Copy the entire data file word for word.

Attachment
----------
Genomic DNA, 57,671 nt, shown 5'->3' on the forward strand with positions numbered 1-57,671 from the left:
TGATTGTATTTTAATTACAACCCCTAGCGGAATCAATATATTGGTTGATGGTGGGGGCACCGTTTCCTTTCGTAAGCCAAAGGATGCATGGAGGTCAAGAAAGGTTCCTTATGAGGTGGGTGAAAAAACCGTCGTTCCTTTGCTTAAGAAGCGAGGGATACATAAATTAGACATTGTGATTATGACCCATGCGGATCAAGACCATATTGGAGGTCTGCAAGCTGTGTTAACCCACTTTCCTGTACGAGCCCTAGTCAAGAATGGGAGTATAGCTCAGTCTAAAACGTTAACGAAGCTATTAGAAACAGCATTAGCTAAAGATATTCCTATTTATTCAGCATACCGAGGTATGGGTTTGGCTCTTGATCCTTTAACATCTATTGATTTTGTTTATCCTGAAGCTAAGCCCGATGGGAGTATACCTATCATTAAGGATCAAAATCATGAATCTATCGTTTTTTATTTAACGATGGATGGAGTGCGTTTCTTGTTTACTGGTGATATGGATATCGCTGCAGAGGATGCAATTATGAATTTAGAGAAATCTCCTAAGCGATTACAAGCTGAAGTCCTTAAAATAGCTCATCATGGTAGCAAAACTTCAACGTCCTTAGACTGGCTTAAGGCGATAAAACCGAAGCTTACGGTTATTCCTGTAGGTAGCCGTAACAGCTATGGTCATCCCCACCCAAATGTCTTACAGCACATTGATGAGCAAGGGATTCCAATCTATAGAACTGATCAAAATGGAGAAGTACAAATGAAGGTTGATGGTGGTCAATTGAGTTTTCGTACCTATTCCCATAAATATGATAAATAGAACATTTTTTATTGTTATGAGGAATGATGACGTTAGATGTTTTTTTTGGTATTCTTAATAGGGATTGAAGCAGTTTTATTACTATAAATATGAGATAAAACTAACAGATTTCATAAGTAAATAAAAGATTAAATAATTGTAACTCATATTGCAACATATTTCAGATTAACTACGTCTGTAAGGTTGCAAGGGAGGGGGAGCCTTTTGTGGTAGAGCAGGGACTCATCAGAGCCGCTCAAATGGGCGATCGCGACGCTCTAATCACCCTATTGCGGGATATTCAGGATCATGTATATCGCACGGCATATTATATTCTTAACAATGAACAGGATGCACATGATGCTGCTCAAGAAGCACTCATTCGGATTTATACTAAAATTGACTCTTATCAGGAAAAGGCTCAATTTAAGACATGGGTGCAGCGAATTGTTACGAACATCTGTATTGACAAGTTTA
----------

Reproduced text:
Genomic DNA, 57,671 nt, shown 5'->3' on the forward strand with positions numbered 1-57,671 from the left:
TGATTGTATTTTAATTACAACCCCTAGCGGAATCAATATATTGGTTGATGGTGGGGGCACCGTTTCCTTTCGTAAGCCAAAGGATGCATGGAGGTCAAGAAAGGTTCCTTATGAGGTGGGTGAAAAAACCGTCGTTCCTTTGCTTAAGAAGCGAGGGATACATAAATTAGACATTGTGATTATGACCCATGCGGATCAAGACCATATTGGAGGTCTGCAAGCTGTGTTAACCCACTTTCCTGTACGAGCCCTAGTCAAGAATGGGAGTATAGCTCAGTCTAAAACGTTAACGAAGCTATTAGAAACAGCATTAGCTAAAGATATTCCTATTTATTCAGCATACCGAGGTATGGGTTTGGCTCTTGATCCTTTAACATCTATTGATTTTGTTTATCCTGAAGCTAAGCCCGATGGGAGTATACCTATCATTAAGGATCAAAATCATGAATCTATCGTTTTTTATTTAACGATGGATGGAGTGCGTTTCTTGTTTACTGGTGATATGGATATCGCTGCAGAGGATGCAATTATGAATTTAGAGAAATCTCCTAAGCGATTACAAGCTGAAGTCCTTAAAATAGCTCATCATGGTAGCAAAACTTCAACGTCCTTAGACTGGCTTAAGGCGATAAAACCGAAGCTTACGGTTATTCCTGTAGGTAGCCGTAACAGCTATGGTCATCCCCACCCAAATGTCTTACAGCACATTGATGAGCAAGGGATTCCAATCTATAGAACTGATCAAAATGGAGAAGTACAAATGAAGGTTGATGGTGGTCAATTGAGTTTTCGTACCTATTCCCATAAATATGATAAATAGAACATTTTTTATTGTTATGAGGAATGATGACGTTAGATGTTTTTTTTGGTATTCTTAATAGGGATTGAAGCAGTTTTATTACTATAAATATGAGATAAAACTAACAGATTTCATAAGTAAATAAAAGATTAAATAATTGTAACTCATATTGCAACATATTTCAGATTAACTACGTCTGTAAGGTTGCAAGGGAGGGGGAGCCTTTTGTGGTAGAGCAGGGACTCATCAGAGCCGCTCAAATGGGCGATCGCGACGCTCTAATCACCCTATTGCGGGATATTCAGGATCATGTATATCGCACGGCATATTATATTCTTAACAATGAACAGGATGCACATGATGCTGCTCAAGAAGCACTCATTCGGATTTATACTAAAATTGACTCTTATCAGGAAAAGGCTCAATTTAAGACATGGGTGCAGCGAATTGTTACGAACATCTGTATTGACAAGTTTA